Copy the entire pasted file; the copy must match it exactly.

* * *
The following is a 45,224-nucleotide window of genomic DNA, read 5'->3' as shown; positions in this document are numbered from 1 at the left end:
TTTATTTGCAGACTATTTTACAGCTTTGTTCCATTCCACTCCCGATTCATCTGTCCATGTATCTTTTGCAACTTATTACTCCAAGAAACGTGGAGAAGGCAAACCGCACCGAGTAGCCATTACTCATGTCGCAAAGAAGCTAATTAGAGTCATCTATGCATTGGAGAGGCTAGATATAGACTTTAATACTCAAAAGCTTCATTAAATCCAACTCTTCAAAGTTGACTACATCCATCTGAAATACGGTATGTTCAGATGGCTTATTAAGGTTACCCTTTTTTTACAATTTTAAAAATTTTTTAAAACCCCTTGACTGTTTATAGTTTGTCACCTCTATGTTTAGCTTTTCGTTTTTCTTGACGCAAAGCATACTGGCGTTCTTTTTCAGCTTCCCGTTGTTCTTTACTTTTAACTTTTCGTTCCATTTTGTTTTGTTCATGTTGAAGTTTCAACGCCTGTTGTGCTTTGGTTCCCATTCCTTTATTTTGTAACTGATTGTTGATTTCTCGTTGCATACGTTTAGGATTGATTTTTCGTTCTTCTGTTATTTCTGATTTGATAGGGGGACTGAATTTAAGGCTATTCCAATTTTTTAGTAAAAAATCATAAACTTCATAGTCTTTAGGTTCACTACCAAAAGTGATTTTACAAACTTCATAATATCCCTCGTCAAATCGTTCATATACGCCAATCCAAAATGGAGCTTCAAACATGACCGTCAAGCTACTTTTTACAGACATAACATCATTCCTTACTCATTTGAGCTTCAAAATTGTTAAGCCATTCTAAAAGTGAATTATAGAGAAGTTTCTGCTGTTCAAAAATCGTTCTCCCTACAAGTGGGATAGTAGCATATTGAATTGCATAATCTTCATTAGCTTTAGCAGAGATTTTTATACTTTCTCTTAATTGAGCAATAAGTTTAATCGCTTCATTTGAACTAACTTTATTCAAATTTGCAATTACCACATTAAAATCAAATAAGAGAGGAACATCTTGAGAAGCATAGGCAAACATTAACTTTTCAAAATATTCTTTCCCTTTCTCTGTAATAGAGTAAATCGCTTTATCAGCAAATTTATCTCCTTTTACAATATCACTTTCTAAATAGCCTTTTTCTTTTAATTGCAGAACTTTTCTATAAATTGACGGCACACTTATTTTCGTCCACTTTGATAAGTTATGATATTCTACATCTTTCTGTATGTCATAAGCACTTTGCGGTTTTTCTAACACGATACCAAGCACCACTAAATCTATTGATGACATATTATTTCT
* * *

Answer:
The following is a 45,224-nucleotide window of genomic DNA, read 5'->3' as shown; positions in this document are numbered from 1 at the left end:
TTTATTTGCAGACTATTTTACAGCTTTGTTCCATTCCACTCCCGATTCATCTGTCCATGTATCTTTTGCAACTTATTACTCCAAGAAACGTGGAGAAGGCAAACCGCACCGAGTAGCCATTACTCATGTCGCAAAGAAGCTAATTAGAGTCATCTATGCATTGGAGAGGCTAGATATAGACTTTAATACTCAAAAGCTTCATTAAATCCAACTCTTCAAAGTTGACTACATCCATCTGAAATACGGTATGTTCAGATGGCTTATTAAGGTTACCCTTTTTTTACAATTTTAAAAATTTTTTAAAACCCCTTGACTGTTTATAGTTTGTCACCTCTATGTTTAGCTTTTCGTTTTTCTTGACGCAAAGCATACTGGCGTTCTTTTTCAGCTTCCCGTTGTTCTTTACTTTTAACTTTTCGTTCCATTTTGTTTTGTTCATGTTGAAGTTTCAACGCCTGTTGTGCTTTGGTTCCCATTCCTTTATTTTGTAACTGATTGTTGATTTCTCGTTGCATACGTTTAGGATTGATTTTTCGTTCTTCTGTTATTTCTGATTTGATAGGGGGACTGAATTTAAGGCTATTCCAATTTTTTAGTAAAAAATCATAAACTTCATAGTCTTTAGGTTCACTACCAAAAGTGATTTTACAAACTTCATAATATCCCTCGTCAAATCGTTCATATACGCCAATCCAAAATGGAGCTTCAAACATGACCGTCAAGCTACTTTTTACAGACATAACATCATTCCTTACTCATTTGAGCTTCAAAATTGTTAAGCCATTCTAAAAGTGAATTATAGAGAAGTTTCTGCTGTTCAAAAATCGTTCTCCCTACAAGTGGGATAGTAGCATATTGAATTGCATAATCTTCATTAGCTTTAGCAGAGATTTTTATACTTTCTCTTAATTGAGCAATAAGTTTAATCGCTTCATTTGAACTAACTTTATTCAAATTTGCAATTACCACATTAAAATCAAATAAGAGAGGAACATCTTGAGAAGCATAGGCAAACATTAACTTTTCAAAATATTCTTTCCCTTTCTCTGTAATAGAGTAAATCGCTTTATCAGCAAATTTATCTCCTTTTACAATATCACTTTCTAAATAGCCTTTTTCTTTTAATTGCAGAACTTTTCTATAAATTGACGGCACACTTATTTTCGTCCACTTTGATAAGTTATGATATTCTACATCTTTCTGTATGTCATAAGCACTTTGCGGTTTTTCTAACACGATACCAAGCACCACTAAATCTATTGATGACATATTATTTCT